Arnold Böcklin, Villa am Meer, um 1864, Öl auf Leinwand, 62,1 x 74,3 cm, München, Bayerische Staatsgemäldesammlungen - Neue Pinakothek, Inv. 10811
Arnold Böcklin, Villa am Meer I, 1864, Öl auf Leinwand, 124,5 x 174,5 cm, München, Bayerische Staatsgemäldesammlungen - Sammlung Schack, Inv. 11528
Arnold Böcklin, Villa am Meer II, 1865, Öl auf Leinwand, 123,4 x 173,2 cm, München, Bayerische Staatsgemäldesammlungen - Sammlung Schack, Inv. 11536
Arnold Böcklin, Villa am Meer, um 1877, Öl auf Leinwand, 108 x 156 cm, Staatsgalerie Stuttgart, Inv. 1512
Arnold Böcklin, Villa am Meer, 1878, Öl auf Leinwand, 110 x 160 cm, Kunstmuseum Winterthur, Inv. KV 1102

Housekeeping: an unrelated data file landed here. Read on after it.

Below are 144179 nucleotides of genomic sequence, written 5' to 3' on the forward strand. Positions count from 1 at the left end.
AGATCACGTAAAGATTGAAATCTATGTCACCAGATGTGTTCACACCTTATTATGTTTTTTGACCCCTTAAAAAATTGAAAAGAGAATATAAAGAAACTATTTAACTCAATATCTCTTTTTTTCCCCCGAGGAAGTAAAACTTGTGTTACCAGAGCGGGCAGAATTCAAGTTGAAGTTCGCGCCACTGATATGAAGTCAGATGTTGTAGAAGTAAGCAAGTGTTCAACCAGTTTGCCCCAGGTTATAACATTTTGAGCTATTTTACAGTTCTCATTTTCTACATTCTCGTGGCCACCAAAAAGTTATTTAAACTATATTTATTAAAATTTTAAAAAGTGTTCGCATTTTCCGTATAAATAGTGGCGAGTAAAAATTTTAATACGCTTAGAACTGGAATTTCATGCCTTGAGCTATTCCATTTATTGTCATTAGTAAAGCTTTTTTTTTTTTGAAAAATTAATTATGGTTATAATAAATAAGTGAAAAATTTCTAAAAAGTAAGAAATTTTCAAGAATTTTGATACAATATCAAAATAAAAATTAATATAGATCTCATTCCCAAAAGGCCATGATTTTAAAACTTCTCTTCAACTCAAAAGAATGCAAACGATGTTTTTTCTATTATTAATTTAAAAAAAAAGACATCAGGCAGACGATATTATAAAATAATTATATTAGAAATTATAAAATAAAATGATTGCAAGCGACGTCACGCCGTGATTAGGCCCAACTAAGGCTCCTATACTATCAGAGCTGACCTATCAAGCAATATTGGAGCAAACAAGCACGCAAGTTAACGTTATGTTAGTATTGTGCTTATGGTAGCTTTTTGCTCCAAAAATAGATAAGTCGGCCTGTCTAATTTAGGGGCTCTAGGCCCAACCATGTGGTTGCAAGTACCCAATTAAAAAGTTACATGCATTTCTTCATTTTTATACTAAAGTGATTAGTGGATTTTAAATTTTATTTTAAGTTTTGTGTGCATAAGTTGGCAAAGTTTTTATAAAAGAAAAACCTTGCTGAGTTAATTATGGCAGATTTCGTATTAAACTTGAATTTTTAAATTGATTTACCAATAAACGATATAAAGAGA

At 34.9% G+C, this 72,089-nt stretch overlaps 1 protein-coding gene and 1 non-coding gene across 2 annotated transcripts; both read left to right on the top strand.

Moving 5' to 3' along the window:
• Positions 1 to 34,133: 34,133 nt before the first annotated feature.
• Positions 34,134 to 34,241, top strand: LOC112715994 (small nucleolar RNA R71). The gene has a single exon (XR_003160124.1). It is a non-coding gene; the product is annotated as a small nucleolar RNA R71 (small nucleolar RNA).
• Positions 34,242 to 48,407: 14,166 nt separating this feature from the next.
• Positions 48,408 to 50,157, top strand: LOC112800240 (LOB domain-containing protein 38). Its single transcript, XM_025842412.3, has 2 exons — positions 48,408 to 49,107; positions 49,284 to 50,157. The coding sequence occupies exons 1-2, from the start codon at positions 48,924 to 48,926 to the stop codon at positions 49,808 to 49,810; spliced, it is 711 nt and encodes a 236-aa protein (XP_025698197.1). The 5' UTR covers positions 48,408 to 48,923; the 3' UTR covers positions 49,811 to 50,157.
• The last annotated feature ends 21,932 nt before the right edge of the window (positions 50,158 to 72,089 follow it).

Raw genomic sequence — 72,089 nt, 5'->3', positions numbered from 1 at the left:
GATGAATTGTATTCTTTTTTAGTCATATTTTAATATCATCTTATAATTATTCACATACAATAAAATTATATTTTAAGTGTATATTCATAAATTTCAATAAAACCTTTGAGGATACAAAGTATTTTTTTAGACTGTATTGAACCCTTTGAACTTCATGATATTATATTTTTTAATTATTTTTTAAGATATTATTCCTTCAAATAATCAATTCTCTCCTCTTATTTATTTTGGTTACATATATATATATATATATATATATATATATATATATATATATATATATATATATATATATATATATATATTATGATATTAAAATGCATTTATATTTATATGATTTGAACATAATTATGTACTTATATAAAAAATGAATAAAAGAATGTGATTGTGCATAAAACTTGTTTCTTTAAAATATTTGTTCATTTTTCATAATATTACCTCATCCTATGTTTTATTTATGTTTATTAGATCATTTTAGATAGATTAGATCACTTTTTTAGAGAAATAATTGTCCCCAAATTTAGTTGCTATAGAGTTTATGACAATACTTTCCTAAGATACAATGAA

Dark clouds, cypresses bowing to the wind and a villa by the sea in the red evening sky served as a dramatic setting for this metaphor of solitude. A withdrawn female figure is standing on the beach, as if she were on stage. The body’s melancholy posture, with her head resting in her hand, can be traced under her cloak. Böcklin is alluding to the onlooker’s withdrawal into his self. This is the third version of five dealing with this subject, which was of great importance to the artist.
Since 2001, the Städel Museum has systematically been researching the provenance of all objects that were acquired during the National Socialist period, or that changed owners or could have changed owners during those years. The basis for this research is the “Washington Declaration”, also known as the “Washington Conference Principles”, formulated at the 1998 “Conference on Holocaust-Era Assets” and the subsequent “Joint Declaration”.
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